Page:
The joint UNCTAD-OECD Report indicates that, overall, G20 members have refrained from raising new barriers to investment as reiterated in their commitment at the Antalya summit in 2015. This confirms the long term trend: among the G20 investment policy measures taken since 2009 and recorded in the inventories of the series of Reports established by the OECD and UNCTAD, over 80% of measures specific to FDI – expressed in numbers – were liberalizing in nature.
According to the Report, during the reporting period the following measures were adopted:
- Eight G20 members - Australia, Brazil, P.R. China, India, Indonesia, the Republic of Korea, the Russian Federation and Saudi Arabia - amended their investment-specific policies, with most of changes directed at liberalizing, promoting or facilitating foreign investment.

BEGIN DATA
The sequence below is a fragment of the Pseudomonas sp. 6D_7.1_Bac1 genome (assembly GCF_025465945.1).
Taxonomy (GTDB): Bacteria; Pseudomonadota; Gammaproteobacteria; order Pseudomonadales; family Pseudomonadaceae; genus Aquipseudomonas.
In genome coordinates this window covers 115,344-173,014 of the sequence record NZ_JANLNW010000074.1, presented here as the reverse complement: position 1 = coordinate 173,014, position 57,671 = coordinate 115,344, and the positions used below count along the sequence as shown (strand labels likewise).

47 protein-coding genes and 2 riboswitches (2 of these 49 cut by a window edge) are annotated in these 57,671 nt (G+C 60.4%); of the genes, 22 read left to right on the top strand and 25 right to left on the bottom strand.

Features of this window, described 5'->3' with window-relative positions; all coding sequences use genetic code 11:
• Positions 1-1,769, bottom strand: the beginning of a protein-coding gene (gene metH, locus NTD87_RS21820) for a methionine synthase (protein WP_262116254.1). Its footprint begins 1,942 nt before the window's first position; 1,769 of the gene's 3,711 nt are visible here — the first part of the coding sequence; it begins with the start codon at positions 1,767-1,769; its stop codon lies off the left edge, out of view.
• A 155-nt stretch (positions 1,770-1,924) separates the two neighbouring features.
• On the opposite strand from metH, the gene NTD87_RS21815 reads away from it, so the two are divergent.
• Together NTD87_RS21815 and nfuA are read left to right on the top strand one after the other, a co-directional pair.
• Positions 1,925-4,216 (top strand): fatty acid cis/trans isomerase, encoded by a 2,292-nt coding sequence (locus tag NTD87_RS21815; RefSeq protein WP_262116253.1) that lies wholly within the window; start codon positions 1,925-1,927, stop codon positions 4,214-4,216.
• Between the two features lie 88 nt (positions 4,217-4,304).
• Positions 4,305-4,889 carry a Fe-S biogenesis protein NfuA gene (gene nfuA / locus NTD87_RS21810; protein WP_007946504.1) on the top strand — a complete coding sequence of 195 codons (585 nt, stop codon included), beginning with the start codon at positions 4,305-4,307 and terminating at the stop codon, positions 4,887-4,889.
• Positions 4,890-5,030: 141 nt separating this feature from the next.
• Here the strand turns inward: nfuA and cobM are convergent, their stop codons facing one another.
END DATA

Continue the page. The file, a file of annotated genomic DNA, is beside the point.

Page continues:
- Nine G20 members - Argentina, Australia, Brazil, Canada, the European Union, Japan, the Russian Federation, Turkey and the United States - concluded six bilateral investment treaties (BITs) and five other international investment agreements ("other IIAs").
- Two G20 members - Indonesia and Italy - denounced six BITs and one multilateral IIA.
The Report cautions that despite the predominantly liberalizing nature of newly adopted FDI measures it should not be considered that investment abroad has generally become easier or more attractive. Beyond the formal policy changes covered by this Report is a series of more informal or less traceable measures – such as the administration of existing policies, the exercise of discretion, and the signals governments send to investors – that influence whether investors feel confident to invest abroad. G20 members should bear in mind that they will only reap the benefits of foreign investment if they demonstrate openness and transparency in practice.